Due to climate change, traditional tourist destinations may no longer be as attractive.

Due to climate change, traditional tourist destinations may no longer be as attractive.


However, as recent summers have shown, the pace of international tourism does not appear to be slowing down just yet. The emerging landscape of global tourism is complex in the face of climate change. However, it is clear that if summer-like weather conditions continue in Europe in 2023, many people will think twice about vacationing there.

After several years of disruption due to the Covid pandemic, people’s holiday season is coming back. In the year 2022, about four billion passengers boarded international flights, whereas in 2020, two billion passengers traveled on international flights. Recent research suggests that people may continue to travel into 2023 and beyond. However, this increase in travel is worrying. The tourism sector alone is responsible for an estimated 8-10 percent of global greenhouse gas emissions. Due to the scorching heat, conditions at traditional holiday destinations are becoming more unpleasant. Over the past year, several climate records were broken as heat waves and wildfires devastated large parts of Europe, Asia and North America.

In July, temperatures in both Sardinia and Sicily exceeded 46 °C, almost breaking European records. Much of what we do while on vacation, especially abroad, results in greenhouse gas emissions into the atmosphere, which ultimately impacts the climate. However, the way most of us get there, by air, is potentially the most harmful. UK data shows that a single passenger on a short-haul flight is responsible for emissions of around 154g of carbon dioxide equivalent for every kilometer travelled. As the effects of climate change become more severe, there is real concern that traditional destinations will become so hot in the summer that they will no longer be as attractive to visitors.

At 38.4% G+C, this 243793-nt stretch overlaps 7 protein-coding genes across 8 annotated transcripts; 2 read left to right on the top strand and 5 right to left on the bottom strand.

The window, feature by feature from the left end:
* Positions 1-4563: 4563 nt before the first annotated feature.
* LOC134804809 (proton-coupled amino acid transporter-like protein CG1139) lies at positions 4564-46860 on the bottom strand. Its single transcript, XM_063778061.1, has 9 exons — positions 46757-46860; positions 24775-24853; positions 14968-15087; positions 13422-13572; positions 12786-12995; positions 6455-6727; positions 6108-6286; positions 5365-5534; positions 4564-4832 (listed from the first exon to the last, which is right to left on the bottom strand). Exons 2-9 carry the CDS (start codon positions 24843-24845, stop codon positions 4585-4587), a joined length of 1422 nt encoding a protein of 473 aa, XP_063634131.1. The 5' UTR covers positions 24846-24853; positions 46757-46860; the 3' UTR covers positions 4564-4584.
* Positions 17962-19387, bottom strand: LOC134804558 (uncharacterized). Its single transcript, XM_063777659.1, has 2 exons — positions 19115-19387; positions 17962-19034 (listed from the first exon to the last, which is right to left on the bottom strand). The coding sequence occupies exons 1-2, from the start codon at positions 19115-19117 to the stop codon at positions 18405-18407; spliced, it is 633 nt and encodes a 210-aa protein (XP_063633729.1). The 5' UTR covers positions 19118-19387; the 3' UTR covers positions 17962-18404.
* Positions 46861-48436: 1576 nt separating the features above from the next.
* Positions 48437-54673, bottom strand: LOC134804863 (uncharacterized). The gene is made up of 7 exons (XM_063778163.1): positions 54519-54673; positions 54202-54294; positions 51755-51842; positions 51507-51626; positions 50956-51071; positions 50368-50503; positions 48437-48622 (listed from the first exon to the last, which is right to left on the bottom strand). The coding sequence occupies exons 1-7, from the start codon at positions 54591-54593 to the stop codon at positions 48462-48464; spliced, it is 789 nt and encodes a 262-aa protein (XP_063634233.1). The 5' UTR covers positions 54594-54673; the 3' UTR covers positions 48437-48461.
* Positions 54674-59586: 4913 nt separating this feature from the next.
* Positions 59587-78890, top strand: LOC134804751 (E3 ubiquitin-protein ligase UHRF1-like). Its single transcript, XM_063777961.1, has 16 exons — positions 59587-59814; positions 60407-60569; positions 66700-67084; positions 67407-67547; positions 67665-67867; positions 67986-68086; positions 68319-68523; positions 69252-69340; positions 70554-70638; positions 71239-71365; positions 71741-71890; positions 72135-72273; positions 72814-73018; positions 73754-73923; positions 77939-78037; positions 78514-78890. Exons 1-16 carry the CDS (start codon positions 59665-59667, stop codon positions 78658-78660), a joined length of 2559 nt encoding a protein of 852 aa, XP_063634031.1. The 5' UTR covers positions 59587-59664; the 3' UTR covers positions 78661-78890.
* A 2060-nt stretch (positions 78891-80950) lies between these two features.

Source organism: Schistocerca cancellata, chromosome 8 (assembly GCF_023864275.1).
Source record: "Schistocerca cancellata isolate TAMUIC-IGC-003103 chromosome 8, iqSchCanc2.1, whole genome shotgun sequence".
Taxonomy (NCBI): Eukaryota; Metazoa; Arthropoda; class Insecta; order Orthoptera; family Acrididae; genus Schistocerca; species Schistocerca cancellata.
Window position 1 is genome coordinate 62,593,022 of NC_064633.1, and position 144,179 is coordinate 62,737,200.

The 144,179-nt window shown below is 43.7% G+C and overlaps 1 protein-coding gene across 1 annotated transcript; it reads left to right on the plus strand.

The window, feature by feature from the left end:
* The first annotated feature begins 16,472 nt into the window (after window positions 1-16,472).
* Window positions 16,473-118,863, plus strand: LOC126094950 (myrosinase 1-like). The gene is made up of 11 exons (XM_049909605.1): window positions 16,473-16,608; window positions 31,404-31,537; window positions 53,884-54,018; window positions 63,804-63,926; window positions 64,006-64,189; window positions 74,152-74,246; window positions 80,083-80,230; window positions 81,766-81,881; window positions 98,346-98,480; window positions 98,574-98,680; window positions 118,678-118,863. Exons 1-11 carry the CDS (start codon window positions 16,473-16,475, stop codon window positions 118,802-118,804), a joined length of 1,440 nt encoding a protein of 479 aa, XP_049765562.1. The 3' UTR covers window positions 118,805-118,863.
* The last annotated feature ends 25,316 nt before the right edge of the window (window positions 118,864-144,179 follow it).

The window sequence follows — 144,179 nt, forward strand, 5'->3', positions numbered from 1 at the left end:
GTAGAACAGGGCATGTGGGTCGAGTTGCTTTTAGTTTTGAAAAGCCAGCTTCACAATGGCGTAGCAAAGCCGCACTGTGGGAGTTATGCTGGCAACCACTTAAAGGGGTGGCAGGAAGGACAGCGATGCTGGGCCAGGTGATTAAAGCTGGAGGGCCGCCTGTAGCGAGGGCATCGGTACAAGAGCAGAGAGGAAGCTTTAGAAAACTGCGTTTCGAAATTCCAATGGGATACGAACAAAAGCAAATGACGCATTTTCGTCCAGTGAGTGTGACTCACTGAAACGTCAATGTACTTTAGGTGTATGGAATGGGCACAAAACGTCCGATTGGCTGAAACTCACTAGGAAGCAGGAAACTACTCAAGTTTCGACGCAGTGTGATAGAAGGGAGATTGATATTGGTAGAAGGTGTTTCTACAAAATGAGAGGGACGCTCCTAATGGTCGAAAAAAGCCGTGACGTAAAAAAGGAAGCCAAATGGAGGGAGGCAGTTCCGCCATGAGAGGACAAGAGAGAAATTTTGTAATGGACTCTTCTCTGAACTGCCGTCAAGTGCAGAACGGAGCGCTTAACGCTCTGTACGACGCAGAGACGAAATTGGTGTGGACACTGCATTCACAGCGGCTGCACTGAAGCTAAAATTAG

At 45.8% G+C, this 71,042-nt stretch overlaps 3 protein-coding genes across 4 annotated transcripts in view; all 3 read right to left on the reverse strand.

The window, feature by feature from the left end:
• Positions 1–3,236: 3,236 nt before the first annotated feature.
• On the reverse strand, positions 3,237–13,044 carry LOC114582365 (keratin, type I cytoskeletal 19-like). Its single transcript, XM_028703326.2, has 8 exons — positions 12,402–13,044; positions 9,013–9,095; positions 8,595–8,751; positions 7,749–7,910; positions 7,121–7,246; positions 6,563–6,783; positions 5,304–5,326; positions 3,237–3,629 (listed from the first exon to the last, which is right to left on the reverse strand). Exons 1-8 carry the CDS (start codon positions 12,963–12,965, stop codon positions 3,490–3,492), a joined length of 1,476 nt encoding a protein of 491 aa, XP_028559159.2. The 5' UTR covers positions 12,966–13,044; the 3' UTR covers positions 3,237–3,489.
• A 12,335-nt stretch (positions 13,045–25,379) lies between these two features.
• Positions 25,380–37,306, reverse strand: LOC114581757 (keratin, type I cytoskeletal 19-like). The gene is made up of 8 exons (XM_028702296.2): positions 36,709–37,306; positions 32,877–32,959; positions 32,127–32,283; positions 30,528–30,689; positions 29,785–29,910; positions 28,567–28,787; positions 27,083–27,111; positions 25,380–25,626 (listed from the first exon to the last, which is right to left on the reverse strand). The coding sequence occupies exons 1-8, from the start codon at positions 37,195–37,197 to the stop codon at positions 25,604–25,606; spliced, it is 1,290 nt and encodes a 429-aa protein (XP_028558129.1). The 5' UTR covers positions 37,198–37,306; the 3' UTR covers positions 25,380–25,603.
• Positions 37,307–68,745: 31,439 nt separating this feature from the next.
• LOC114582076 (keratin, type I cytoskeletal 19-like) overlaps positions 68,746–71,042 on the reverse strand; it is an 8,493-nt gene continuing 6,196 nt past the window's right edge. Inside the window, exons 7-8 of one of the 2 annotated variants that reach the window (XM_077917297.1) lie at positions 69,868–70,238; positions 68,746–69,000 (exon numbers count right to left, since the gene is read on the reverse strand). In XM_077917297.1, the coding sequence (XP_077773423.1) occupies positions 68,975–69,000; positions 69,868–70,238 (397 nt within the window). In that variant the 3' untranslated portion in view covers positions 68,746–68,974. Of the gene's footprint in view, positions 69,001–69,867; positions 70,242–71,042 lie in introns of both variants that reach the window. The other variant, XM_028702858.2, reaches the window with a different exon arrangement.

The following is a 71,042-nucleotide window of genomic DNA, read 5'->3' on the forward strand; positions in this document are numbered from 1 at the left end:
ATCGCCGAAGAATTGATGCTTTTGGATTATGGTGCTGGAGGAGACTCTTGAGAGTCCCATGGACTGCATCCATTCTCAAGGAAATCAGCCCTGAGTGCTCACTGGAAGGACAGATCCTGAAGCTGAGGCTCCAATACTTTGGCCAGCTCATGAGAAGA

This raises the question: how will tourism adapt? Changing Destinations Researchers have been trying to predict the future of tourism for quite some time. One idea is that tourism will change radically as global warming causes temperatures to rise not only in traditionally hot areas, but also in places to the north and south. A 2007 modeling study predicted that, by 2050, warmer weather would make popular tourist destinations such as the Mediterranean Sea less attractive in the summer. Nearly half of global tourism is concentrated in coastal areas. Another concern is the potential loss of beaches due to rising sea levels.

In the Caribbean region, an estimated 29 percent of resort properties would be partially or completely submerged by a one meter sea level rise. However, before then many of these resorts will lose a significant part of their coastline. Some other beach sites are potentially at even greater risk. Sardinia was hit by disruptive storms in 2022. Research suggests that beaches there may struggle to accommodate tourists in the near future due to greater risk of floods and storms. The impact of climate change on tourism will extend beyond coastal areas. There is a possibility of more extreme heat in many popular cities in Portugal, including Porto. Tourism in mountain areas will also be affected, as rapid snow melting will shorten the ski season.

What will happen next year? The current thinking among tourism academics is that those responsible for managing tourism destinations should work towards reducing carbon emissions by focusing on the domestic market. However, as recent summers have shown, the pace of international tourism does not appear to be slowing down just yet. The emerging landscape of global tourism is complex in the face of climate change. However, it is clear that if summer-like weather conditions continue in Europe in 2023, many people will think twice about vacationing there.

Disclaimer: IndiaTheNews has not edited this news. This news has been published from PTI-language feed.





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